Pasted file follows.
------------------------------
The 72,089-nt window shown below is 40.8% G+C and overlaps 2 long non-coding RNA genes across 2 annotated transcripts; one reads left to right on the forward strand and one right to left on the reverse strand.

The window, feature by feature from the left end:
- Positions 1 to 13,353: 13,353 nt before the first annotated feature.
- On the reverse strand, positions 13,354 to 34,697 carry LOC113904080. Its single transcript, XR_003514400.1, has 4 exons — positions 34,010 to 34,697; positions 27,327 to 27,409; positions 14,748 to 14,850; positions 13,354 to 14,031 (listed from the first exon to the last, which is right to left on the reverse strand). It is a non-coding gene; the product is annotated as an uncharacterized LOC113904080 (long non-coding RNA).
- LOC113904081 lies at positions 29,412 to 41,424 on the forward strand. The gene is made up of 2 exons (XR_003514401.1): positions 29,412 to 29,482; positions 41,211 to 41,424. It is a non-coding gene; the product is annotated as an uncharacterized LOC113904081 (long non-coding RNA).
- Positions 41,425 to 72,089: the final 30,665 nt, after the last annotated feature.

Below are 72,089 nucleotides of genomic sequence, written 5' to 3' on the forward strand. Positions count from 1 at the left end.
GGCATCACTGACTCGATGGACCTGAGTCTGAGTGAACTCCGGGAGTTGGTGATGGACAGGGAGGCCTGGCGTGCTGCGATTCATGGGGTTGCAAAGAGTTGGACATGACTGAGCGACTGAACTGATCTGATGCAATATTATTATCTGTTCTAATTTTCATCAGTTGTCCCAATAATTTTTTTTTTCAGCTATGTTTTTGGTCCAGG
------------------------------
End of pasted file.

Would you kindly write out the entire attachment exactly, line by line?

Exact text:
The 72,089-nt window shown below is 40.8% G+C and overlaps 2 long non-coding RNA genes across 2 annotated transcripts; one reads left to right on the forward strand and one right to left on the reverse strand.

The window, feature by feature from the left end:
- Positions 1 to 13,353: 13,353 nt before the first annotated feature.
- On the reverse strand, positions 13,354 to 34,697 carry LOC113904080. Its single transcript, XR_003514400.1, has 4 exons — positions 34,010 to 34,697; positions 27,327 to 27,409; positions 14,748 to 14,850; positions 13,354 to 14,031 (listed from the first exon to the last, which is right to left on the reverse strand). It is a non-coding gene; the product is annotated as an uncharacterized LOC113904080 (long non-coding RNA).
- LOC113904081 lies at positions 29,412 to 41,424 on the forward strand. The gene is made up of 2 exons (XR_003514401.1): positions 29,412 to 29,482; positions 41,211 to 41,424. It is a non-coding gene; the product is annotated as an uncharacterized LOC113904081 (long non-coding RNA).
- Positions 41,425 to 72,089: the final 30,665 nt, after the last annotated feature.

Below are 72,089 nucleotides of genomic sequence, written 5' to 3' on the forward strand. Positions count from 1 at the left end.
GGCATCACTGACTCGATGGACCTGAGTCTGAGTGAACTCCGGGAGTTGGTGATGGACAGGGAGGCCTGGCGTGCTGCGATTCATGGGGTTGCAAAGAGTTGGACATGACTGAGCGACTGAACTGATCTGATGCAATATTATTATCTGTTCTAATTTTCATCAGTTGTCCCAATAATTTTTTTTTTCAGCTATGTTTTTGGTCCAGG